Why are teleosts more abundant and diverse than sharks?


In any ecosystem there is a balance of predators and prey. Sharks are what we call apex predators, they have no natural enemies. This means that their maturation rate is slow, they reproduce slowly, and they live a long time (in general). These are all reasons why they are unable to cope with the modern human induced pressures of fishing and finning.

Anyway, the ecosystem is a triangle of total biomass . This means, for example, that for every 100 antelopes on the African savannah, you have 10 lions. Or 50 antelopes would be enough to only support 5 lions and so on. Now imagine a more complex ecosystem- say a leopard seal, a penguin and a fish. You would need a 100 fish to feed 10 penguins which would feed 1 seal. Or 200 fish would sustain 20 penguins which would provide enough food for 2 seals. (All numbers are approximate!)

So, teleosts and sharks work in the same way. Sharks are predators with no natural enemy and so are at the top of the triangle. Telesosts have numerous predators and so are in the middle of the triangle. They need to be far more numerous than their predators but less numerous than their prey. The creatures at the bottom of the triangle that get eaten by hundreds of different predators have to be the most numerous in order to cope with the predatorial pressures. Think how much grass is needed to sustain a herd of antelope!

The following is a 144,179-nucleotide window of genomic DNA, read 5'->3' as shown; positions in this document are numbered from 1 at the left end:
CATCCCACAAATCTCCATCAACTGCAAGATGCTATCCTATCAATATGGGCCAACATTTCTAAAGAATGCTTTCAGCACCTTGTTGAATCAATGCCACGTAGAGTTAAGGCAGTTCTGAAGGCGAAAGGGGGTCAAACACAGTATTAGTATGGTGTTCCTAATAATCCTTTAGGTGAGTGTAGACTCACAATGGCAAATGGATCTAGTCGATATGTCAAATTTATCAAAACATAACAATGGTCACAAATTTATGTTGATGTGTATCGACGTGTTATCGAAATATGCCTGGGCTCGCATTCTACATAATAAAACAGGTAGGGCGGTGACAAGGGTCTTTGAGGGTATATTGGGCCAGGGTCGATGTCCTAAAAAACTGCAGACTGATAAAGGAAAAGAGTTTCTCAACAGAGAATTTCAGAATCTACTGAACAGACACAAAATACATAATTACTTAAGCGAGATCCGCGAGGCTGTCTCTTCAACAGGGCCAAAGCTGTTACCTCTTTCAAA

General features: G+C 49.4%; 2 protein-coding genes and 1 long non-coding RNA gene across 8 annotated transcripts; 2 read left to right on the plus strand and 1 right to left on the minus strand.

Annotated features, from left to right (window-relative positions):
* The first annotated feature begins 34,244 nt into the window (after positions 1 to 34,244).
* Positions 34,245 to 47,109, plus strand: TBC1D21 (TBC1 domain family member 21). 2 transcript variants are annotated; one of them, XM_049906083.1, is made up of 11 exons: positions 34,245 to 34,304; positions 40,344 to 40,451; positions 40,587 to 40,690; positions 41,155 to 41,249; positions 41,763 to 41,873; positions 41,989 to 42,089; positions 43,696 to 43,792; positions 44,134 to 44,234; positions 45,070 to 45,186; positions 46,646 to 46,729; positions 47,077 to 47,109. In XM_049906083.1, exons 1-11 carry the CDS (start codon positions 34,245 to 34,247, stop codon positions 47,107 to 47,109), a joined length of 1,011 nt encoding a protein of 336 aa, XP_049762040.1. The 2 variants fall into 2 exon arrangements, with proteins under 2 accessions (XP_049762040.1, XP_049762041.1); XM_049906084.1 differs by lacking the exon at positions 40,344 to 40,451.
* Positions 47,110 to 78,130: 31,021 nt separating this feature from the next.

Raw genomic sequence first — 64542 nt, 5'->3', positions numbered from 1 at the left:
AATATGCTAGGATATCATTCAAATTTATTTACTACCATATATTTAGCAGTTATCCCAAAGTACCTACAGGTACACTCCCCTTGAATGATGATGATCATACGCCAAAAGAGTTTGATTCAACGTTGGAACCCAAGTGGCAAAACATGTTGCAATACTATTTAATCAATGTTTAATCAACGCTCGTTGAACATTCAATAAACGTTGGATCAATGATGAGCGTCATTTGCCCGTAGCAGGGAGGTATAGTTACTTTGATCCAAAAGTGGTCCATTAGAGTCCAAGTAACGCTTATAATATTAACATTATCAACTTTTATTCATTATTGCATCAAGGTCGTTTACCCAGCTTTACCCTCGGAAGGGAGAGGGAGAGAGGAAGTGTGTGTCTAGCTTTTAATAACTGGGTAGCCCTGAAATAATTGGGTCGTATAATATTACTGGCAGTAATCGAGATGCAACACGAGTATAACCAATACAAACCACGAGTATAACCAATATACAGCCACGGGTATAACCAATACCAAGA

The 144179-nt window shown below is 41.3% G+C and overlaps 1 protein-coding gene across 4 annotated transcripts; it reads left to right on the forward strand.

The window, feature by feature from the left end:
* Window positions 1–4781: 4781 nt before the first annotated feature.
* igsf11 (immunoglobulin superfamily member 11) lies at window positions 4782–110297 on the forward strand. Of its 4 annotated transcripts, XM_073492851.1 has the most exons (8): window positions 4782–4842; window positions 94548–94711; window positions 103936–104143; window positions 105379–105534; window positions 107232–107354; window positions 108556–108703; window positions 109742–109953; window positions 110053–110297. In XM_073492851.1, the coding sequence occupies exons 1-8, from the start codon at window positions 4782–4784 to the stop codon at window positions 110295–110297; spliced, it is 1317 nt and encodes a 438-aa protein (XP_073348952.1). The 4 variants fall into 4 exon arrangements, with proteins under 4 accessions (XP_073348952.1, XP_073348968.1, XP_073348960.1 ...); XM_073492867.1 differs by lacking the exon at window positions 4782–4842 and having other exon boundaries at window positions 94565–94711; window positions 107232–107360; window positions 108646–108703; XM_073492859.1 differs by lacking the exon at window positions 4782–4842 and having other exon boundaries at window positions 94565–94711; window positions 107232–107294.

Teleosts are found globally. Speciation occurs for a number of reasons including population isolation and adaptation to environmental pressures. So the more numerous and wider spread you are, the greater the number of species will occur. They also speciate based on predatorial pressures, climate, disease, mutation, water depth, salinity, and so on. Also individual populations may appear different even if they are the same species for example Bonnethead sharks that live in the shallow waters of Florida are slightly darker than elsewhere because they get suntanned!

Shout if any of that is not clear!

Okay, I'm nit-picking here, but...

If you're thinking about the numbers of predators and prey in an ecosystem, the dominant control is likely to be the amount of energy in the system (or more specifically, the amount of energy lost as you move up through the food chain).  Most of what a herbivore eats goes into fueling its daily life, with only a little bit being incorporated into its body.  Therefore only a small proportion of the energy it takes in will be available to a predator for food, and overall a given number of prey will always support a smaller number of predators.  If you add in an extra predator on top of the food chain, then there is even less energy available, and the population of this predator will be even smaller still.

So, we would expect to see the trophic pyramid that Emma has described, with lots of herbivores and few top predators, but (as far as I understand things) it comes down more to the fact that there is insufficient energy in the system to support larger populations of predators, rather than animals in lower trophic levels having to be more numerous to withstand the intensity of predation.  I suppose you could think of it as a "bottom-up" rather than "top-down" control.  And it's why, in the words of Paul Colinvaux, "big, fierce animals are rare".